Spina Bifida: A-to-Z Guide from Diagnosis to Treatment to Prevention

Spina Bifida

Related concepts:

Anencephaly, Encephalocele, Myelomeningocele, Neural tube defects

Introduction to spina bifida:

Before many women even realize that they are pregnant, their unborn baby’s neural tube has formed and closed at both ends. This tube will become the baby’s spinal cord.

What is spina bifida?

Neural tube defects occur when the neural tube does not form or close properly during the first days of development.
A myelomeningocele is a sac that protrudes from the spine. This sac contains spinal fluid, damaged nerve tissue, and meninges (the covering membranes of the spine).
An encephalocele is a similar sac protruding from the back at the top of the neural tube. This sac contains spinal fluid, meninges, and damaged brain tissue.
Anencephaly is the most severe of the neural tube defects. Most of the brain, including the cerebral hemispheres, fails to develop.
Spina bifida refers to the failure of the spinal bones to close properly in the area of the sac. This also happens early in development. It is possible to have spina bifida without a protruding sac (spina bifida occulta), but it is not possible to have a myelomeningocele without spina bifida.

Who gets spina bifida?

Spina bifida is one of the most common birth defects. It does tend to run in families, but environmental circumstances also come into play. Radiation, chemicals, and drugs (especially anti-seizure medicines) can all increase the risk of neural tube defects.
Inadequate intake of folic acid clearly increases the risk for neural tube defects.

What are the symptoms of spina bifida?

A newborn with spina bifida and a myelomeningocele will often look healthy and normal, except for the sac protruding from the back, usually at the base of the spine.
Most babies with spina bifida and myelomeningocele will develop other complications, including bowel and bladder problems, lower body muscle weakness or paralysis, decreased sensation, and hydrocephalus. Clubfeet, scoliosis, and congenital hip dislocations are more common in those with spina bifida. Developmental or learning problems are also common.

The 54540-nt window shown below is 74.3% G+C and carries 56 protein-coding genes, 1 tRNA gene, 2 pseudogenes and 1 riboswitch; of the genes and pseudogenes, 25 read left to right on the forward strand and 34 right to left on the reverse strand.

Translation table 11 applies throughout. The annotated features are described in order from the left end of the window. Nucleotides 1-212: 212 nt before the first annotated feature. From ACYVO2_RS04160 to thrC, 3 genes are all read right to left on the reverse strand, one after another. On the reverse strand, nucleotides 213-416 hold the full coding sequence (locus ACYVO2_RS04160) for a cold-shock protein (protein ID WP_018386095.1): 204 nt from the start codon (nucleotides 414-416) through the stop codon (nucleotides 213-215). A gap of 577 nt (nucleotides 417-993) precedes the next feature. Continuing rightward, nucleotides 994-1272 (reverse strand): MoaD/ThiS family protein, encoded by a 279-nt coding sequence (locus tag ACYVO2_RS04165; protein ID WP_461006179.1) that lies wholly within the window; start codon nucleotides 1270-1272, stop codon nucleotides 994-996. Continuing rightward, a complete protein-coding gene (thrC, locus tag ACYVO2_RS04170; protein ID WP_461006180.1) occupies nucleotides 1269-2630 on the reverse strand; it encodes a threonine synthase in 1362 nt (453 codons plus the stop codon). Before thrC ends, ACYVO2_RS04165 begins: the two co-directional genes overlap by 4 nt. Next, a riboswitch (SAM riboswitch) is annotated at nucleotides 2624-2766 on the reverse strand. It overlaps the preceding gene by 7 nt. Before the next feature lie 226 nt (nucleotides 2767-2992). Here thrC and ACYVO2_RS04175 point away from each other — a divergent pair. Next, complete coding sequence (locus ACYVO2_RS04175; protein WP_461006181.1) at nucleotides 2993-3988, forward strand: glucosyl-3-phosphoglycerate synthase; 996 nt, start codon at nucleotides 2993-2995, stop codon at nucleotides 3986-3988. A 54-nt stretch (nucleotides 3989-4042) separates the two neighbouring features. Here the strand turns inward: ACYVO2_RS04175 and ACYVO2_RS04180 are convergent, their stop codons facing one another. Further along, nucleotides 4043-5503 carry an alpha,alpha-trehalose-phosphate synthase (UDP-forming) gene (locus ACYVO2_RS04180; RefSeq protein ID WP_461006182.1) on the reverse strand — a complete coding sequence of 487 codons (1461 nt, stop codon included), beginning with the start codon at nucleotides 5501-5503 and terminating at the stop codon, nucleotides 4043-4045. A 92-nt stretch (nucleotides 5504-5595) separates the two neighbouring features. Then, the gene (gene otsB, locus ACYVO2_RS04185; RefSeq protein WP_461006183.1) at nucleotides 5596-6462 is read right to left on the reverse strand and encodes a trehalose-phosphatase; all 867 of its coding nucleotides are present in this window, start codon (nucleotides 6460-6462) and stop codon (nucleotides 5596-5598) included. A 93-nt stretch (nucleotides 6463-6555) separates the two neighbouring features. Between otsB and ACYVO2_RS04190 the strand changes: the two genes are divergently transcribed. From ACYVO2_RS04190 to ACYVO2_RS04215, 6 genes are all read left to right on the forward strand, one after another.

Infections, including urinary tract infections and meningitis, are more common in children with spina bifida.

Is spina bifida contagious?

No

How long does spina bifida last?

While the sac can be closed and repaired, the damage to the nerves is permanent. This leads to ongoing health problems.

How is spina bifida diagnosed?

Several forms of prenatal testing are available to look for neural tube defects.
After birth, the initial diagnosis may be made based on the physical exam. Additional imaging studies, such as CT scans, are often performed to further characterize the problem.

How is spina bifida treated?

Management of spina bifida requires a coordinated team effort. The team usually includes neurosurgeons, orthopedic surgeons, urologists, pediatricians, physiatrists (rehab specialists), physical and occupational therapists, psychologists, and social workers.
The initial treatment includes surgical repair of the protruding sac. Many also need a shunt to prevent or treat hydrocephalus.
Ongoing management is important for the many possible associated problems. Special attention should be paid to the genitourinary system and to issues surrounding walking or other ways to get around.

How can spina bifida be prevented?

One of the most important preventive measures is to ensure adequate folic acid intake. The average American diet contains only about half the folic acid needed to prevent neural tube defects. To be most effective, supplementation should begin before the baby is even conceived.
Women who might get pregnant or who are of child-bearing age should be on a folic acid supplement or be certain they are getting adequate folic acid in the diet.

Related A-to-Z Information:

Blocked Tear Duct, Cleft Lip and Palate, Clubfoot, Congenital Hip Dislocation, Constipation, Diaper Rash, Diarrhea, Down Syndrome, Enuresis (Bedwetting), Epilepsy, Gastroesophageal Reflux, Hernia (Inguinal hernia), Hydrocele, Hydrocephalus, Inconspicuous Penis, Labial Adhesions, Meatal Stenosis, Meconium Aspiration, Meningitis, Pyelonephritis, Pyloric Stenosis, Scoliosis, Vesicoureteral Reflux, Undescended Testicle (Cryptorchidism)

Reviewed by: Khanh-Van Le-Bucklin, Liat Simkhay Snyder
Last reviewed: November 14, 2013
Dr. Alan Greene

Article written by

Dr. Greene is the founder of DrGreene.com (cited by the AMA as “the pioneer physician Web site”), a practicing pediatrician, father of four, & author of Raising Baby Green & Feeding Baby Green. He appears frequently in the media including such venues as the The New York Times, the TODAY Show, Good Morning America, & the Dr. Oz Show.